As I’ve reported before, there are good reasons to think that the importance of such risks goes beyond the 7 billion lives that are immediately at stake. And we should expect the mitigation of these dangers to be undersupplied by the market.
It’s very exciting to see CSER go from an ambitious idea to a living, breathing, funded thing. As effective altruism becomes more mainstream, we should expect the obvious neglected causes to begin to dry up. If you care about existential risk, I have it on good authority that researchers are in short supply. So I encourage you to apply if you’re interested. (EDIT: The deadline is April 24th.)
The full CSER job posting is here:
Up to four full-time postdoctoral research associates to work on the project Towards a Science of Extreme Technological Risk (ETR) within the Centre for the Study of Existential Risk (CSER).
CSER’s research focuses on the identification, management and mitigation of possible extreme risks associated with future technological advances. We are currently based within the University’s Centre for Research in the Arts, Social Sciences and Humanities (CRASSH). Our goal is to bring together some of the best minds from academia, industry and the policy world to tackle the challenges of ensuring that powerful new technologies are safe and beneficial. We focus especially on under-studied high-impact risks – risks that might result in a global catastrophe, or even threaten human extinction, even if only with low probability.
Candidates should have a PhD in a relevant field, and should provide evidence of potential for academic research and publication at a high level, as well as a strong interest in applying their training to the study of technological risk.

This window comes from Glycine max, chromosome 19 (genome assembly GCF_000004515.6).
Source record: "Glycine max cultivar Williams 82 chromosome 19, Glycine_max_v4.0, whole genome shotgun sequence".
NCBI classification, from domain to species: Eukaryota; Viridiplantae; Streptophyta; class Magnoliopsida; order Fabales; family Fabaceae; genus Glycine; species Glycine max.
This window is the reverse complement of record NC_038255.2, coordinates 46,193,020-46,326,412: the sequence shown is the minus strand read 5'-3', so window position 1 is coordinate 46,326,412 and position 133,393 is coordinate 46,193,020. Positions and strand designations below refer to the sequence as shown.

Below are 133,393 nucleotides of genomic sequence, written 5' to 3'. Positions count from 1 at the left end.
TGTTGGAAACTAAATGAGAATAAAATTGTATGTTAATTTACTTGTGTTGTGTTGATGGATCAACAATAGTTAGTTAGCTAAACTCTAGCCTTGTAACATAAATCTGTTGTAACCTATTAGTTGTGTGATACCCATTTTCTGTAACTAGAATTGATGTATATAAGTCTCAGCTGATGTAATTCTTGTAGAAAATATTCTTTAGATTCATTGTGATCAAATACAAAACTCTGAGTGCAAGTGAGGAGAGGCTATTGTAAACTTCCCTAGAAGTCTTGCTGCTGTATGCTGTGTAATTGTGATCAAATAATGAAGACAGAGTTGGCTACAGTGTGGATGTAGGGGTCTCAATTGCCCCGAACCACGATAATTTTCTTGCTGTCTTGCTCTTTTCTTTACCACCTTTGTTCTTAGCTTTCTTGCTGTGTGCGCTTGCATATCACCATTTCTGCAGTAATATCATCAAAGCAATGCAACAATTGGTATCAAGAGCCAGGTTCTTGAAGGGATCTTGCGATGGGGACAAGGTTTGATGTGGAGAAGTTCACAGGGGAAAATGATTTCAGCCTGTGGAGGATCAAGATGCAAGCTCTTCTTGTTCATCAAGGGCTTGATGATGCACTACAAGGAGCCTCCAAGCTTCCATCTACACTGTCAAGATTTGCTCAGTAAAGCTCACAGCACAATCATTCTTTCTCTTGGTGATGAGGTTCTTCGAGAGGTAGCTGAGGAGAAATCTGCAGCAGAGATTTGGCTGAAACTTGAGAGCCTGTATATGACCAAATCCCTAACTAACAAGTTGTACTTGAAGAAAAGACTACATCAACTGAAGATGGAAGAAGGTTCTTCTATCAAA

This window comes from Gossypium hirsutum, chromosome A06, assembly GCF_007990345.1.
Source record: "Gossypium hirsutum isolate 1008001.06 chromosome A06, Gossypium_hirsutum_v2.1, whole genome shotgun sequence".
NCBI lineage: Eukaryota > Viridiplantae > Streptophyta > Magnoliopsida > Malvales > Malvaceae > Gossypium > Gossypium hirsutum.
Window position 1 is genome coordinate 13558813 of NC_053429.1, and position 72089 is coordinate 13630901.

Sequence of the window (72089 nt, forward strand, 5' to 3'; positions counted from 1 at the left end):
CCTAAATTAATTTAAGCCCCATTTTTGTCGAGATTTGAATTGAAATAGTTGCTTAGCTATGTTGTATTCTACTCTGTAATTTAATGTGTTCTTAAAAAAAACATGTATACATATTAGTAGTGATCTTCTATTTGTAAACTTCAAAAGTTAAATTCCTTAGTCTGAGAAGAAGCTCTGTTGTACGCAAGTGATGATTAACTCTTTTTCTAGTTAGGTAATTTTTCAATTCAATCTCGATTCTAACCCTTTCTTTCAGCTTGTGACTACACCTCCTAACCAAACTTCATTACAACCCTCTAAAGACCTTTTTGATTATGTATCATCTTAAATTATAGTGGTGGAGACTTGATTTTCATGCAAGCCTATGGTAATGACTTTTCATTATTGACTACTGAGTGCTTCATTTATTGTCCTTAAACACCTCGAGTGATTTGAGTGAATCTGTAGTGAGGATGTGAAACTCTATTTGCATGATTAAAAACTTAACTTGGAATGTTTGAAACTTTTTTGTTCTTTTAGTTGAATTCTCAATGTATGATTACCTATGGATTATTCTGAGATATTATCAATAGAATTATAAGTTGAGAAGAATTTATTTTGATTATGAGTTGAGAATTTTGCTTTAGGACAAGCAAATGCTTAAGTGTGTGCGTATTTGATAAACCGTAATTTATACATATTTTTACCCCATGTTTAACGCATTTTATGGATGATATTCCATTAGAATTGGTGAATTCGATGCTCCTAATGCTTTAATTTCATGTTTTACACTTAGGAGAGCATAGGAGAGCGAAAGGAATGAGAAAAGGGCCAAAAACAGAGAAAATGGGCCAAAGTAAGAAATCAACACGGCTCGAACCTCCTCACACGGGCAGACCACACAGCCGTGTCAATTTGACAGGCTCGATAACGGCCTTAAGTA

Each RA will report to the Centre’s Academic Director, Professor Huw Price. They will also be expected to work under the direction and guidance of a relevant academic advisor, e.g., Professor Partha Dasgupta for ethics of ETR; Professor William Sutherland for horizon-scanning and ETR; Dr Robert Doubleday for responsible innovation and ETR.
Post-holders will be expected to:
- Conduct independent and collaborative research on projects related to the themes of CSER (www.cser.org), to be published as papers in leading academic journals.
- Produce reports for government, industry and other relevant organisations (for example, the World Economic Forum) based on this research, as appropriate.
- Produce occasional articles suitable for a broader audience in order to increase public understanding of this area of research.
- Organise, participate in, and speak at workshops, seminar series, lectures and conferences relevant to this research.
- Develop collaborations with leading researchers and research centres relevant to this research within and outside Cambridge, and with key contacts in government and industry where relevant.
- Lead and collaborate on further funding applications relevant to the Managing Extreme Technological Risk project and CSER’s broader research aims.
Further details on the specific research areas of CSER can be found on the website www.cser.org and in the Further Information.
Fixed-term: The funds for this post are available for 2 years in the first instance.
Applications should be made via the CRASSH website http://www.crassh.cam.ac.uk by 12pm midday on 24 April 2015.
Please quote reference VM05685 on your application and in any correspondence about this vacancy.
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